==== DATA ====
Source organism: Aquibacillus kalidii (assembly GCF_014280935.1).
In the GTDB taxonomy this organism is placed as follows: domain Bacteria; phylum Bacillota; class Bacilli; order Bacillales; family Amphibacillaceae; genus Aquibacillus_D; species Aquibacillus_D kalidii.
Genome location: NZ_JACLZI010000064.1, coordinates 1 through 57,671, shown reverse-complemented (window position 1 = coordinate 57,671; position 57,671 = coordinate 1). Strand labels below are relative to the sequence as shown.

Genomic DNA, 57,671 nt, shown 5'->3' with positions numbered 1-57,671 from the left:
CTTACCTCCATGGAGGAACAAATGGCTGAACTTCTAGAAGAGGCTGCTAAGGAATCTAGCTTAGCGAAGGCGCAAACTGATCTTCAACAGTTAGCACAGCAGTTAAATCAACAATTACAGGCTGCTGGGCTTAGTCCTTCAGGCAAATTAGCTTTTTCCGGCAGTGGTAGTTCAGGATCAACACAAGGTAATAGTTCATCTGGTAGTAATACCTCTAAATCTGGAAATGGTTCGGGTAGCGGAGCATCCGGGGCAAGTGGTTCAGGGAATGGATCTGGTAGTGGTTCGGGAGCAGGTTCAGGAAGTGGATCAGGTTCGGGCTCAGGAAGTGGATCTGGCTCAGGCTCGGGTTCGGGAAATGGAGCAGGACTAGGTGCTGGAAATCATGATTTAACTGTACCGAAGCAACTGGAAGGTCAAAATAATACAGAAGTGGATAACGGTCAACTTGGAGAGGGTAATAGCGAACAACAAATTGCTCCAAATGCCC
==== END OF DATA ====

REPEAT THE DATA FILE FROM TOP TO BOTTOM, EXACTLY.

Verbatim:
Source organism: Aquibacillus kalidii (assembly GCF_014280935.1).
In the GTDB taxonomy this organism is placed as follows: domain Bacteria; phylum Bacillota; class Bacilli; order Bacillales; family Amphibacillaceae; genus Aquibacillus_D; species Aquibacillus_D kalidii.
Genome location: NZ_JACLZI010000064.1, coordinates 1 through 57,671, shown reverse-complemented (window position 1 = coordinate 57,671; position 57,671 = coordinate 1). Strand labels below are relative to the sequence as shown.

Genomic DNA, 57,671 nt, shown 5'->3' with positions numbered 1-57,671 from the left:
CTTACCTCCATGGAGGAACAAATGGCTGAACTTCTAGAAGAGGCTGCTAAGGAATCTAGCTTAGCGAAGGCGCAAACTGATCTTCAACAGTTAGCACAGCAGTTAAATCAACAATTACAGGCTGCTGGGCTTAGTCCTTCAGGCAAATTAGCTTTTTCCGGCAGTGGTAGTTCAGGATCAACACAAGGTAATAGTTCATCTGGTAGTAATACCTCTAAATCTGGAAATGGTTCGGGTAGCGGAGCATCCGGGGCAAGTGGTTCAGGGAATGGATCTGGTAGTGGTTCGGGAGCAGGTTCAGGAAGTGGATCAGGTTCGGGCTCAGGAAGTGGATCTGGCTCAGGCTCGGGTTCGGGAAATGGAGCAGGACTAGGTGCTGGAAATCATGATTTAACTGTACCGAAGCAACTGGAAGGTCAAAATAATACAGAAGTGGATAACGGTCAACTTGGAGAGGGTAATAGCGAACAACAAATTGCTCCAAATGCCC